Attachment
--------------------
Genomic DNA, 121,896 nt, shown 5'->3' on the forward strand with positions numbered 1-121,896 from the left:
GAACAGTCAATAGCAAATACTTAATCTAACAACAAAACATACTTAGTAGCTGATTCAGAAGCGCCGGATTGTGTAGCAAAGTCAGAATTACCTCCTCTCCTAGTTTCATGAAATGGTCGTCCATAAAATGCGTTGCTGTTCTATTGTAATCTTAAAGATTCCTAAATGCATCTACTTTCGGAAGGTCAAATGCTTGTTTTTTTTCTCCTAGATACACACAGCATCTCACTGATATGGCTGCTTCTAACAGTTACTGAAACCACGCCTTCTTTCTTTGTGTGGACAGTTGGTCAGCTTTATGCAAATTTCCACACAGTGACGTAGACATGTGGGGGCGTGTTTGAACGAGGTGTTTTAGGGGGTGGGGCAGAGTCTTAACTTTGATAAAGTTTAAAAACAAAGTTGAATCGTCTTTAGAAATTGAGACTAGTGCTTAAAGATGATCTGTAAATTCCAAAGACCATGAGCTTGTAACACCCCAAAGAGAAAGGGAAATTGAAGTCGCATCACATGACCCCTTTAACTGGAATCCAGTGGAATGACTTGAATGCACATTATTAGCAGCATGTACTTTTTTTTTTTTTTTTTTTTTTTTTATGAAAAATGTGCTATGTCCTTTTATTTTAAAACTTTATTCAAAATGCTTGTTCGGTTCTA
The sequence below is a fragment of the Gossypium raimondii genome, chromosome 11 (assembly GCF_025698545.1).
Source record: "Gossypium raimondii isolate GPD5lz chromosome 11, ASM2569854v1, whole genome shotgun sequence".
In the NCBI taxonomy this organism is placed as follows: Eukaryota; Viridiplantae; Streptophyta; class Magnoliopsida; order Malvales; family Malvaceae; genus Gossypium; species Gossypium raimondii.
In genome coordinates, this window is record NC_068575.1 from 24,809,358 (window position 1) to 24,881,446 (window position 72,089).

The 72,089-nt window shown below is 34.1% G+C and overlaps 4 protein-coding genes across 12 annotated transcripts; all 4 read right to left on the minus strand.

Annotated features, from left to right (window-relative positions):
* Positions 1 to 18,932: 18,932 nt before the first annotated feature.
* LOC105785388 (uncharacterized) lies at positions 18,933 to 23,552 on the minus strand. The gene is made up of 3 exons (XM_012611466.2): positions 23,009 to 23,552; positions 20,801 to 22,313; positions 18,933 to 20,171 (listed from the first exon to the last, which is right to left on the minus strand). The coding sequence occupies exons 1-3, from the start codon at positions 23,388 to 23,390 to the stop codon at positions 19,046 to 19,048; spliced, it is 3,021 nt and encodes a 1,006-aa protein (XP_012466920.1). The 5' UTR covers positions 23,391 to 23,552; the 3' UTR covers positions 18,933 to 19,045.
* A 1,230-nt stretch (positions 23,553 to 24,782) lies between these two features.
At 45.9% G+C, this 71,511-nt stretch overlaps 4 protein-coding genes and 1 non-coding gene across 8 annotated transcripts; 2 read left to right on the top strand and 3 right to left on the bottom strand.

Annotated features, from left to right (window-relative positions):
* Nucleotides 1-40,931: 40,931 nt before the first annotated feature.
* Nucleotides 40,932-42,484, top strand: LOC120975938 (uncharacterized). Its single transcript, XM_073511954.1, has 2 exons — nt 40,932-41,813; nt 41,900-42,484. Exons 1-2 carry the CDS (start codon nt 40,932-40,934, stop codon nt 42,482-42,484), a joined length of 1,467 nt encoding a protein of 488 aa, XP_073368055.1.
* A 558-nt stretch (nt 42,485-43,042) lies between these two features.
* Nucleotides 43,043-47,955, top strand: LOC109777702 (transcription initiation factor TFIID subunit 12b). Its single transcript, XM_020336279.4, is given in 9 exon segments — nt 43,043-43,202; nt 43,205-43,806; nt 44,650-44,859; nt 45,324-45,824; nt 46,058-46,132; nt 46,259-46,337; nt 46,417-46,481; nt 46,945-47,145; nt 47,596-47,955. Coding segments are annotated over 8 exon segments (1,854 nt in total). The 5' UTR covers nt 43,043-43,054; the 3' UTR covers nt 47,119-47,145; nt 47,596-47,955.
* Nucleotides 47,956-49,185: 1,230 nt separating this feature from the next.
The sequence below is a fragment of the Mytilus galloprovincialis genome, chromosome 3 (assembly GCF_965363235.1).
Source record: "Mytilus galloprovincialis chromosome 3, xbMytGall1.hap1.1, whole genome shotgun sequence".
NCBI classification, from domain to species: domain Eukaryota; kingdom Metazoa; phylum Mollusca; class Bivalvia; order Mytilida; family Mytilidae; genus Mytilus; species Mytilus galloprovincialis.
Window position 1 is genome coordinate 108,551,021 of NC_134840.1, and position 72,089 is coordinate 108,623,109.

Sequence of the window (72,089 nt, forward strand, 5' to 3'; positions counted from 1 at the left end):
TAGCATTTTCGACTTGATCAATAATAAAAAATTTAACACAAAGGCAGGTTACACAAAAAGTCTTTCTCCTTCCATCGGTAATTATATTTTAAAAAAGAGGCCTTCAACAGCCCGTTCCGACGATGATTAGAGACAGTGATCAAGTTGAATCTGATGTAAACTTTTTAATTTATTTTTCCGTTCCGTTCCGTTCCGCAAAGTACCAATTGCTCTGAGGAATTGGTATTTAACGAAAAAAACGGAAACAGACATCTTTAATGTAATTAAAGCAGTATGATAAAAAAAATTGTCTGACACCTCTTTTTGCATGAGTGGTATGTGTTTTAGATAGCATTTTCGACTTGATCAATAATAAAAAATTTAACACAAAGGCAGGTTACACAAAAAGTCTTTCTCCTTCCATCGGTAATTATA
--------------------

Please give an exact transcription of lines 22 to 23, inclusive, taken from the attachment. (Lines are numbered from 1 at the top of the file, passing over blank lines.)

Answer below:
Window position 1 is genome coordinate 108,551,021 of NC_134840.1, and position 72,089 is coordinate 108,623,109.

Sequence of the window (72,089 nt, forward strand, 5' to 3'; positions counted from 1 at the left end):